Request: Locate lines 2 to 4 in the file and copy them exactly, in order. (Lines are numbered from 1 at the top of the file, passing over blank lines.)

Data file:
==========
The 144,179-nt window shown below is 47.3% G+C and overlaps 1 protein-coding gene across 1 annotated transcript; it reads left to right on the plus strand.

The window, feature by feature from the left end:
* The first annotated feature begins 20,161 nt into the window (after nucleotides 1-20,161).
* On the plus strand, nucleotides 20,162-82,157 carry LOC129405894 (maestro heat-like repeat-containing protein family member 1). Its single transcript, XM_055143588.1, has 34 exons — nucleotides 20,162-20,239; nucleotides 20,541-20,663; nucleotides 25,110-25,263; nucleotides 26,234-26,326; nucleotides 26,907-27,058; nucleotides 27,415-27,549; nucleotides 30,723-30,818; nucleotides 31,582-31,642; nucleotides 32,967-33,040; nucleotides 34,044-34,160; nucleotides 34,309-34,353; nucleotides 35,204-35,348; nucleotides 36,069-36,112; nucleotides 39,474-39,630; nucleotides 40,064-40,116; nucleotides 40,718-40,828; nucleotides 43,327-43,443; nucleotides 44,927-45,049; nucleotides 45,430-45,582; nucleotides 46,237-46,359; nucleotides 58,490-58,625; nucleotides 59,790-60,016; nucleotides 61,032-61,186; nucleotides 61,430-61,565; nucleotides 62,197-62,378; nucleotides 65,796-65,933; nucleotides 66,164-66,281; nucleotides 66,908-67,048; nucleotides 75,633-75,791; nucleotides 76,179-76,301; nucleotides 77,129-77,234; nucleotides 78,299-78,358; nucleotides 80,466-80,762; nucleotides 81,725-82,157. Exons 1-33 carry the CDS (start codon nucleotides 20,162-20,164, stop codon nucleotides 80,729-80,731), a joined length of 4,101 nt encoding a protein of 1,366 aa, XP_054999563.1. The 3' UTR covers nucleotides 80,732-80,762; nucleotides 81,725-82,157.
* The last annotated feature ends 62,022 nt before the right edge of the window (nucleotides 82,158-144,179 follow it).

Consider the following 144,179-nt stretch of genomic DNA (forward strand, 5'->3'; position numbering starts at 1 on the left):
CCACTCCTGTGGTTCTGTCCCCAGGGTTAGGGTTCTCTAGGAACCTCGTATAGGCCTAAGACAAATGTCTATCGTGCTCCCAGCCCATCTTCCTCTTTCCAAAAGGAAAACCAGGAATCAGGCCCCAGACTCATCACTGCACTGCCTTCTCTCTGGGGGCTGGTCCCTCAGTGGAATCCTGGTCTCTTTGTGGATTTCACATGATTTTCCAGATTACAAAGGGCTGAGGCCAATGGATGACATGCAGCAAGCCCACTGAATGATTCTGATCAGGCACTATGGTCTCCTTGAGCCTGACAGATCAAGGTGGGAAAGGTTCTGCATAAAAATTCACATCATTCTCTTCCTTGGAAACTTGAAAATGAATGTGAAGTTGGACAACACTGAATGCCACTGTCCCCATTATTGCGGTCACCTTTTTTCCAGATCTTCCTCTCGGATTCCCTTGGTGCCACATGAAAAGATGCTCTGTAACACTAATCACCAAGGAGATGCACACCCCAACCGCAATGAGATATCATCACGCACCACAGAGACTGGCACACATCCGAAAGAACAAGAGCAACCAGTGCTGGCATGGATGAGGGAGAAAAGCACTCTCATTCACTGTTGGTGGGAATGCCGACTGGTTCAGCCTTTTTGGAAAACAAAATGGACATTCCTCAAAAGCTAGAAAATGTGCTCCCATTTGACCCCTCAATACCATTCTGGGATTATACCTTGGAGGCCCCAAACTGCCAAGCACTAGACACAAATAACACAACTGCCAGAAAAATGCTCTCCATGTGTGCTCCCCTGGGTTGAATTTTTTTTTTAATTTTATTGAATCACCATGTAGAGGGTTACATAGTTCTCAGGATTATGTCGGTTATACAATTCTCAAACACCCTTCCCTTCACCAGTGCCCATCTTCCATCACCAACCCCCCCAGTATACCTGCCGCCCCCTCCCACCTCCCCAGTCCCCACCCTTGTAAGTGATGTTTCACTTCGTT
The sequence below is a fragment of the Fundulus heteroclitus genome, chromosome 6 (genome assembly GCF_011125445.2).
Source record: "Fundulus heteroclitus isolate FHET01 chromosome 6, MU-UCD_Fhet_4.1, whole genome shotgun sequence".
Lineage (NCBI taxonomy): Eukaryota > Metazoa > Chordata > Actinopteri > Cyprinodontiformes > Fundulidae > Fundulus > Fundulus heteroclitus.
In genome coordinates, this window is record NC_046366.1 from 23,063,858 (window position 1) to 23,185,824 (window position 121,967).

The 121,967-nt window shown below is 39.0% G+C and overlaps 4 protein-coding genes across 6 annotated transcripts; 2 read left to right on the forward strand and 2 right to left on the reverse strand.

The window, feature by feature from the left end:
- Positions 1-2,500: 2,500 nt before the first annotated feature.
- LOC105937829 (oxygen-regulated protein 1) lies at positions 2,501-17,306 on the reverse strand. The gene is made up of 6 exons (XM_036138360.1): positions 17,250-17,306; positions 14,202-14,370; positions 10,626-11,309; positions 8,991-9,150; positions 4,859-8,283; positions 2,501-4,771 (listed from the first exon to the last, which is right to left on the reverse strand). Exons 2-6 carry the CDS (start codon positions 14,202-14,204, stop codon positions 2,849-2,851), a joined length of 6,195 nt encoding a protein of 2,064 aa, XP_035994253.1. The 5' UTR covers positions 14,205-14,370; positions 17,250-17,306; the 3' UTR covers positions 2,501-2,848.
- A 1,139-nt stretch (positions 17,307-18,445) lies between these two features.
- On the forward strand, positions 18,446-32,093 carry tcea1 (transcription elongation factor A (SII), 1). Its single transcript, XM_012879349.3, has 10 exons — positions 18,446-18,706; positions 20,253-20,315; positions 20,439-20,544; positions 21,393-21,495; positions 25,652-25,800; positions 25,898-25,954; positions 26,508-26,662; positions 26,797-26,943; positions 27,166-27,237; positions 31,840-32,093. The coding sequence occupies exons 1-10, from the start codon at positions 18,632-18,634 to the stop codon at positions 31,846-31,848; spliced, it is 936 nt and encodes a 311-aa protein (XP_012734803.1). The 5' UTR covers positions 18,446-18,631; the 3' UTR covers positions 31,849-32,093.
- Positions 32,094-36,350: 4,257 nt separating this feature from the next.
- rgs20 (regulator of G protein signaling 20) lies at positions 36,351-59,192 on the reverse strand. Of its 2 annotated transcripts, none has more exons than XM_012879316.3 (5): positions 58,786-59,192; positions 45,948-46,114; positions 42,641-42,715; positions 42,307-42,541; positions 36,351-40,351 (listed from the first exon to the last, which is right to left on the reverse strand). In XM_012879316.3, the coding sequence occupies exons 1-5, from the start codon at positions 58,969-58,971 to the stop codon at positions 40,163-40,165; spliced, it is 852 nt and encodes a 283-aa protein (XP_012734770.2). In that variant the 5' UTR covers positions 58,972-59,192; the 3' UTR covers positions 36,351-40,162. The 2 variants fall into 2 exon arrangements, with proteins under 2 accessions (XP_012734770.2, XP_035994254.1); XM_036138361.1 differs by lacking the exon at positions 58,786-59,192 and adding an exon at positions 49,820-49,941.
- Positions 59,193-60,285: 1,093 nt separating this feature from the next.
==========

The window, feature by feature from the left end:
* The first annotated feature begins 20,161 nt into the window (after nucleotides 1-20,161).
* On the plus strand, nucleotides 20,162-82,157 carry LOC129405894 (maestro heat-like repeat-containing protein family member 1). Its single transcript, XM_055143588.1, has 34 exons — nucleotides 20,162-20,239; nucleotides 20,541-20,663; nucleotides 25,110-25,263; nucleotides 26,234-26,326; nucleotides 26,907-27,058; nucleotides 27,415-27,549; nucleotides 30,723-30,818; nucleotides 31,582-31,642; nucleotides 32,967-33,040; nucleotides 34,044-34,160; nucleotides 34,309-34,353; nucleotides 35,204-35,348; nucleotides 36,069-36,112; nucleotides 39,474-39,630; nucleotides 40,064-40,116; nucleotides 40,718-40,828; nucleotides 43,327-43,443; nucleotides 44,927-45,049; nucleotides 45,430-45,582; nucleotides 46,237-46,359; nucleotides 58,490-58,625; nucleotides 59,790-60,016; nucleotides 61,032-61,186; nucleotides 61,430-61,565; nucleotides 62,197-62,378; nucleotides 65,796-65,933; nucleotides 66,164-66,281; nucleotides 66,908-67,048; nucleotides 75,633-75,791; nucleotides 76,179-76,301; nucleotides 77,129-77,234; nucleotides 78,299-78,358; nucleotides 80,466-80,762; nucleotides 81,725-82,157. Exons 1-33 carry the CDS (start codon nucleotides 20,162-20,164, stop codon nucleotides 80,729-80,731), a joined length of 4,101 nt encoding a protein of 1,366 aa, XP_054999563.1. The 3' UTR covers nucleotides 80,732-80,762; nucleotides 81,725-82,157.